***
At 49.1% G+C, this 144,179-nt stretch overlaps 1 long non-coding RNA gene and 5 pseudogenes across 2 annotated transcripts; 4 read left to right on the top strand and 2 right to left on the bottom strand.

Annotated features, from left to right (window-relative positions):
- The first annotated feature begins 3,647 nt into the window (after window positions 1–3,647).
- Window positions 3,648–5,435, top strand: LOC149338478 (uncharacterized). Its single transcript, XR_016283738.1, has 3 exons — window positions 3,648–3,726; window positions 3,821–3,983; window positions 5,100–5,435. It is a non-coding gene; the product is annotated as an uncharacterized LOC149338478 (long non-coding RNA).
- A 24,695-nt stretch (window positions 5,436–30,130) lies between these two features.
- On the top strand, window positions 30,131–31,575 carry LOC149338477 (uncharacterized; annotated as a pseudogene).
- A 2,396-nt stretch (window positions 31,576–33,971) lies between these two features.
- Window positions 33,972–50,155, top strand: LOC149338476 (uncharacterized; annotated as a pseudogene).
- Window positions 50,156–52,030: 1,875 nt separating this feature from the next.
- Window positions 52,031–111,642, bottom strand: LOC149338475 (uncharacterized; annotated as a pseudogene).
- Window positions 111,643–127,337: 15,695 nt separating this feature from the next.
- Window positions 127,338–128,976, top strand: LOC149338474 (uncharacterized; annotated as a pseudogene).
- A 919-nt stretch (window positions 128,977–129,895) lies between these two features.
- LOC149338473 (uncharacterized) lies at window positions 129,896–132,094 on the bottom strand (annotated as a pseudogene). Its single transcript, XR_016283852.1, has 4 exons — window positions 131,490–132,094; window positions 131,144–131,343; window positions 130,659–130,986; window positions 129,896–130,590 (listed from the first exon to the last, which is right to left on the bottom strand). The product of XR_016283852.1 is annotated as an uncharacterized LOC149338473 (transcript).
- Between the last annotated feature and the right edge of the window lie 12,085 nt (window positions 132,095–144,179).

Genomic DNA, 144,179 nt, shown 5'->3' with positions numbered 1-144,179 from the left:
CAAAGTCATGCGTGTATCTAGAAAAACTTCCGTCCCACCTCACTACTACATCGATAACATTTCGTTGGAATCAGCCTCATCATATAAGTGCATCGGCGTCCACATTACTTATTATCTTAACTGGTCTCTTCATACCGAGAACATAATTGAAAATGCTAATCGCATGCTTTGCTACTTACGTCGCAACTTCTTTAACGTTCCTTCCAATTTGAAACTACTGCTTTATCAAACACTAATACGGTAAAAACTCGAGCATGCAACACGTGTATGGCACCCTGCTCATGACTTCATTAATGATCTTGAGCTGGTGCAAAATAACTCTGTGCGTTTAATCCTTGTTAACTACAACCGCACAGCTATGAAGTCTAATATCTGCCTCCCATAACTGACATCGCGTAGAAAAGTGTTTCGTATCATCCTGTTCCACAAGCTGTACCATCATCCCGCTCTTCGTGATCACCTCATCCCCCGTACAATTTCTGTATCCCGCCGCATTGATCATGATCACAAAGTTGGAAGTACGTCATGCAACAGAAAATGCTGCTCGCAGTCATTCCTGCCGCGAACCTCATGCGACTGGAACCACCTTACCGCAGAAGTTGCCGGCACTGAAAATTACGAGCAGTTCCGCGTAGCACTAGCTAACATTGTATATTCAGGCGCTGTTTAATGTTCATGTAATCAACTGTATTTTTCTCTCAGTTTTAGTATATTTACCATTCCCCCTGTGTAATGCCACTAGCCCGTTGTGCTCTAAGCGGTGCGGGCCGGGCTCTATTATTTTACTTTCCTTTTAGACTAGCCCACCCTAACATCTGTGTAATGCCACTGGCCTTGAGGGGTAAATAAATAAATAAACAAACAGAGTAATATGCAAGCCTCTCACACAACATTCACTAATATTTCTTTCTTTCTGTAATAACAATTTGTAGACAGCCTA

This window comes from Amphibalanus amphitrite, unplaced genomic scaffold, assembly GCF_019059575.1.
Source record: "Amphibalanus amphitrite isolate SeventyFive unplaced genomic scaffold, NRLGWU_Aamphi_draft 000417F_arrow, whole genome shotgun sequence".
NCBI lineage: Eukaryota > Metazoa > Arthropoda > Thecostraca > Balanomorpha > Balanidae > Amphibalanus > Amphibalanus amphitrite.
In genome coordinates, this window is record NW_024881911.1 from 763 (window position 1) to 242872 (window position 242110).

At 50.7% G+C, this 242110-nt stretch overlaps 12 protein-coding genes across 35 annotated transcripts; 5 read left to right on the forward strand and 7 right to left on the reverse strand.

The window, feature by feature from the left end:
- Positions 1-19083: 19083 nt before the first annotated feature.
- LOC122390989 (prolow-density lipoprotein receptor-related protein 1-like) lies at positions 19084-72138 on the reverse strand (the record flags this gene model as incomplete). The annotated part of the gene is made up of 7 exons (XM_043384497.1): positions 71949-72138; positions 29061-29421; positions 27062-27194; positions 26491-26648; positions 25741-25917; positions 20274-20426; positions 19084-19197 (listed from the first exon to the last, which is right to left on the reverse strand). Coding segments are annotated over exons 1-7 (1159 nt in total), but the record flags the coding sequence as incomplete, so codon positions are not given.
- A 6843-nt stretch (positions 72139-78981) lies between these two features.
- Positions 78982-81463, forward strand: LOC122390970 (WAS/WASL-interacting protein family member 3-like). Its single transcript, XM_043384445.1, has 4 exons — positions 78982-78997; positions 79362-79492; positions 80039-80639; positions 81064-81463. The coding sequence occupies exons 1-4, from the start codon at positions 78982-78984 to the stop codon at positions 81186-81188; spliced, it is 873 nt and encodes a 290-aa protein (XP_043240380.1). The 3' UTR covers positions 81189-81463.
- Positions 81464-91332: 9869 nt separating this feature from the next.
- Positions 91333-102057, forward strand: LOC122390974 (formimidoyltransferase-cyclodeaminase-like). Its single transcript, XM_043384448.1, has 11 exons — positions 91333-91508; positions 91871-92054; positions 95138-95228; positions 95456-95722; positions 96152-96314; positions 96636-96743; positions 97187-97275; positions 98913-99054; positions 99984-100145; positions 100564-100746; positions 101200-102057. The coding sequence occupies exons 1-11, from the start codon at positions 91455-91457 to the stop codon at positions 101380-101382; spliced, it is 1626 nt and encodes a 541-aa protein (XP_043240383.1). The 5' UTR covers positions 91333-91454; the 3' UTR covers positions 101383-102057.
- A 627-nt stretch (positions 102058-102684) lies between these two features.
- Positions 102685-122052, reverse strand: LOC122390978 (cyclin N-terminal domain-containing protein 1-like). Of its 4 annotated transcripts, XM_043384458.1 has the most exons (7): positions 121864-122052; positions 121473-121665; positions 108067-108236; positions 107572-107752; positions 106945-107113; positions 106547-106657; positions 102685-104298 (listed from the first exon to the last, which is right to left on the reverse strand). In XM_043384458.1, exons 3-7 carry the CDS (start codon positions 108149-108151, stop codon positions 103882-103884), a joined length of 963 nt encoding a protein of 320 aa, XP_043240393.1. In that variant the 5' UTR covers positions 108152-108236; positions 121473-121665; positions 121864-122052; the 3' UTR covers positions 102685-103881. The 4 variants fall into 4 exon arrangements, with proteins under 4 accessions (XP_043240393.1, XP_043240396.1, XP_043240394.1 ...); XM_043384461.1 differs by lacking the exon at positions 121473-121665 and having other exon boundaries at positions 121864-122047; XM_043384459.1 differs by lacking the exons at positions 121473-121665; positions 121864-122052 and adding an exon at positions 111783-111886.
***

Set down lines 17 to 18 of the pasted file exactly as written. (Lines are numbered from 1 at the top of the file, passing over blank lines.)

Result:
CAAAGTCATGCGTGTATCTAGAAAAACTTCCGTCCCACCTCACTACTACATCGATAACATTTCGTTGGAATCAGCCTCATCATATAAGTGCATCGGCGTCCACATTACTTATTATCTTAACTGGTCTCTTCATACCGAGAACATAATTGAAAATGCTAATCGCATGCTTTGCTACTTACGTCGCAACTTCTTTAACGTTCCTTCCAATTTGAAACTACTGCTTTATCAAACACTAATACGGTAAAAACTCGAGCATGCAACACGTGTATGGCACCCTGCTCATGACTTCATTAATGATCTTGAGCTGGTGCAAAATAACTCTGTGCGTTTAATCCTTGTTAACTACAACCGCACAGCTATGAAGTCTAATATCTGCCTCCCATAACTGACATCGCGTAGAAAAGTGTTTCGTATCATCCTGTTCCACAAGCTGTACCATCATCCCGCTCTTCGTGATCACCTCATCCCCCGTACAATTTCTGTATCCCGCCGCATTGATCATGATCACAAAGTTGGAAGTACGTCATGCAACAGAAAATGCTGCTCGCAGTCATTCCTGCCGCGAACCTCATGCGACTGGAACCACCTTACCGCAGAAGTTGCCGGCACTGAAAATTACGAGCAGTTCCGCGTAGCACTAGCTAACATTGTATATTCAGGCGCTGTTTAATGTTCATGTAATCAACTGTATTTTTCTCTCAGTTTTAGTATATTTACCATTCCCCCTGTGTAATGCCACTAGCCCGTTGTGCTCTAAGCGGTGCGGGCCGGGCTCTATTATTTTACTTTCCTTTTAGACTAGCCCACCCTAACATCTGTGTAATGCCACTGGCCTTGAGGGGTAAATAAATAAATAAACAAACAGAGTAATATGCAAGCCTCTCACACAACATTCACTAATATTTCTTTCTTTCTGTAATAACAATTTGTAGACAGCCTA

This window comes from Amphibalanus amphitrite, unplaced genomic scaffold, assembly GCF_019059575.1.